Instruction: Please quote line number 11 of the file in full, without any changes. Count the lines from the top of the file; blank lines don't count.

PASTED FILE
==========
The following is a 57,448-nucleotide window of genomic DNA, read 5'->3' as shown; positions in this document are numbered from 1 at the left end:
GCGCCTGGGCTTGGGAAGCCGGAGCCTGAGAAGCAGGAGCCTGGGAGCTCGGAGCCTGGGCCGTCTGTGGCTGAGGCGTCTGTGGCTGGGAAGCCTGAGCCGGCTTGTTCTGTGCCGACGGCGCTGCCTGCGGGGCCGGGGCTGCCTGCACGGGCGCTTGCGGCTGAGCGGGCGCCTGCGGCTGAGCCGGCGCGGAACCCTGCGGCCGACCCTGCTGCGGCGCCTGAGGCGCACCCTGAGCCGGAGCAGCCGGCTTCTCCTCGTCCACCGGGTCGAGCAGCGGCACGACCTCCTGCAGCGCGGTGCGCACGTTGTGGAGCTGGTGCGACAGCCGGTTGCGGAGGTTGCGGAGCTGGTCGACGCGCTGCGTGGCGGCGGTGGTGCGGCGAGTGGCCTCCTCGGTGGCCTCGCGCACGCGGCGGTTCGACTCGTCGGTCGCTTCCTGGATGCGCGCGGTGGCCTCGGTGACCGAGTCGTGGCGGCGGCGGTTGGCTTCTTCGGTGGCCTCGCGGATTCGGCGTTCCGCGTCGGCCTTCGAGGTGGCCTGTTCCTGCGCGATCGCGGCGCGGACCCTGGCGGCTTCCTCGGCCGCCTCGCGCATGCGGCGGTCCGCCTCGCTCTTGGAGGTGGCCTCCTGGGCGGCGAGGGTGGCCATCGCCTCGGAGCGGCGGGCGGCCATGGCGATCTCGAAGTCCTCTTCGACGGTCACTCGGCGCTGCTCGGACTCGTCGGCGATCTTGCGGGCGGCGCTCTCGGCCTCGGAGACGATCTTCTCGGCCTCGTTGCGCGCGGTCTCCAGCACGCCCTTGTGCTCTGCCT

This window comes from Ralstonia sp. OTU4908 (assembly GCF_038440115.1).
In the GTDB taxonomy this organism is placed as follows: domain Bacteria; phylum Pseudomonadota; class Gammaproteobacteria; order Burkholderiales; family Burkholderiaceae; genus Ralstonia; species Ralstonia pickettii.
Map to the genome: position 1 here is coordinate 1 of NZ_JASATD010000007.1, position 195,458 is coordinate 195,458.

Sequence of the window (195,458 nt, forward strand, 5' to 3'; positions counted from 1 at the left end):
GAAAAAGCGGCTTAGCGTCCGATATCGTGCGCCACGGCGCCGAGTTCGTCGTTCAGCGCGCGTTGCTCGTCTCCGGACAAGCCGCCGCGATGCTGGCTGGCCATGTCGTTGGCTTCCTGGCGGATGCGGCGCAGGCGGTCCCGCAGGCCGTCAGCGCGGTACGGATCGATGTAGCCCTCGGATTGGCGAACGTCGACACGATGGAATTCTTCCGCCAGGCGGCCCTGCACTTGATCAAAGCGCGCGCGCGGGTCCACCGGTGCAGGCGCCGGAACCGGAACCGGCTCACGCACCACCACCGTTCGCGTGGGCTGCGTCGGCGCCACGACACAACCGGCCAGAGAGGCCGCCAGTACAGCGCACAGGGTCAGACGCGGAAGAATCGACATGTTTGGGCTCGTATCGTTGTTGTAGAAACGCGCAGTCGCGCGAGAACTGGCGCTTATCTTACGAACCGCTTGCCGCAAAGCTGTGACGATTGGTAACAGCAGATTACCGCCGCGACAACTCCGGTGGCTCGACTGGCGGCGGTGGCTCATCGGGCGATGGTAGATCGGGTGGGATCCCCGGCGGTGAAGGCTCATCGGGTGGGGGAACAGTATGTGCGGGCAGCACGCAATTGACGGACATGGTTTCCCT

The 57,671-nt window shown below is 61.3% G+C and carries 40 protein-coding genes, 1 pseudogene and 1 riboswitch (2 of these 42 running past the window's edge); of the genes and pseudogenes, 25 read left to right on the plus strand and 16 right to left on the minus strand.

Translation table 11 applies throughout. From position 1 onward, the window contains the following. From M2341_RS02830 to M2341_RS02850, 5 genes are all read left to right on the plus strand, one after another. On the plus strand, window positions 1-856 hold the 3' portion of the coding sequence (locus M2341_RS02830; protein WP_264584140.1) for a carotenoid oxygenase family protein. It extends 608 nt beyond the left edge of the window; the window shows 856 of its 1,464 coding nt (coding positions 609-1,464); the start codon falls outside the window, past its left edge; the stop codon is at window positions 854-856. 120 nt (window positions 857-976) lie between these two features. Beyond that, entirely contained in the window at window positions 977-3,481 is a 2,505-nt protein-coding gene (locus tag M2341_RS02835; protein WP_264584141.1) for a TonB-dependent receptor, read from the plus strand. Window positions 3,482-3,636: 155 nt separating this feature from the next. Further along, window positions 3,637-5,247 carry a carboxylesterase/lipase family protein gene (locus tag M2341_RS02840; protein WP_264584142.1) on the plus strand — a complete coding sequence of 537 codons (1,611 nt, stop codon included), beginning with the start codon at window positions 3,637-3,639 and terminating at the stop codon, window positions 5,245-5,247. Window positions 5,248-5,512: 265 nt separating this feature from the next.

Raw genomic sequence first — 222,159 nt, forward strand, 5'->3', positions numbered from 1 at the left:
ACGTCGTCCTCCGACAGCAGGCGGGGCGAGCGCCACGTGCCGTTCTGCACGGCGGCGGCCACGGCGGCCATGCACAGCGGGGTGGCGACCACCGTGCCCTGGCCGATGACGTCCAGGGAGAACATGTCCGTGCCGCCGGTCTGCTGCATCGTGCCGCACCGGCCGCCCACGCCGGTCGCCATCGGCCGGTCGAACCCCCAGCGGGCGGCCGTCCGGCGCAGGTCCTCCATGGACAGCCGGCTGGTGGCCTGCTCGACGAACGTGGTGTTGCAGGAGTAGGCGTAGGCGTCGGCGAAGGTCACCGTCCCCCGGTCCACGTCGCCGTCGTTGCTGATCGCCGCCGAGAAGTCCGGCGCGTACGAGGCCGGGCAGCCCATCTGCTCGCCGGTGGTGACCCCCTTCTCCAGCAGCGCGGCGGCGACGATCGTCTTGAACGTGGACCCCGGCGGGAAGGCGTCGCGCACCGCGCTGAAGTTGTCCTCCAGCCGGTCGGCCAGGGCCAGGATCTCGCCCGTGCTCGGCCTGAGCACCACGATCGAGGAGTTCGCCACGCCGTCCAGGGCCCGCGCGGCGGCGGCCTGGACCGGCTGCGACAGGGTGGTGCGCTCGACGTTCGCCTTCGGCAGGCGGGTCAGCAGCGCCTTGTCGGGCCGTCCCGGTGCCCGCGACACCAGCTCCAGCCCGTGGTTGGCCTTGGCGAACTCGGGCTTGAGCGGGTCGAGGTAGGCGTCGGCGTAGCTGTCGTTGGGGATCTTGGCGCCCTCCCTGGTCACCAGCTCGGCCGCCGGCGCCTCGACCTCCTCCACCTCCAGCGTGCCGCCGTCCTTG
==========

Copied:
ACGTCGTCCTCCGACAGCAGGCGGGGCGAGCGCCACGTGCCGTTCTGCACGGCGGCGGCCACGGCGGCCATGCACAGCGGGGTGGCGACCACCGTGCCCTGGCCGATGACGTCCAGGGAGAACATGTCCGTGCCGCCGGTCTGCTGCATCGTGCCGCACCGGCCGCCCACGCCGGTCGCCATCGGCCGGTCGAACCCCCAGCGGGCGGCCGTCCGGCGCAGGTCCTCCATGGACAGCCGGCTGGTGGCCTGCTCGACGAACGTGGTGTTGCAGGAGTAGGCGTAGGCGTCGGCGAAGGTCACCGTCCCCCGGTCCACGTCGCCGTCGTTGCTGATCGCCGCCGAGAAGTCCGGCGCGTACGAGGCCGGGCAGCCCATCTGCTCGCCGGTGGTGACCCCCTTCTCCAGCAGCGCGGCGGCGACGATCGTCTTGAACGTGGACCCCGGCGGGAAGGCGTCGCGCACCGCGCTGAAGTTGTCCTCCAGCCGGTCGGCCAGGGCCAGGATCTCGCCCGTGCTCGGCCTGAGCACCACGATCGAGGAGTTCGCCACGCCGTCCAGGGCCCGCGCGGCGGCGGCCTGGACCGGCTGCGACAGGGTGGTGCGCTCGACGTTCGCCTTCGGCAGGCGGGTCAGCAGCGCCTTGTCGGGCCGTCCCGGTGCCCGCGACACCAGCTCCAGCCCGTGGTTGGCCTTGGCGAACTCGGGCTTGAGCGGGTCGAGGTAGGCGTCGGCGTAGCTGTCGTTGGGGATCTTGGCGCCCTCCCTGGTCACCAGCTCGGCCGCCGGCGCCTCGACCTCCTCCACCTCCAGCGTGCCGCCGTCCTTG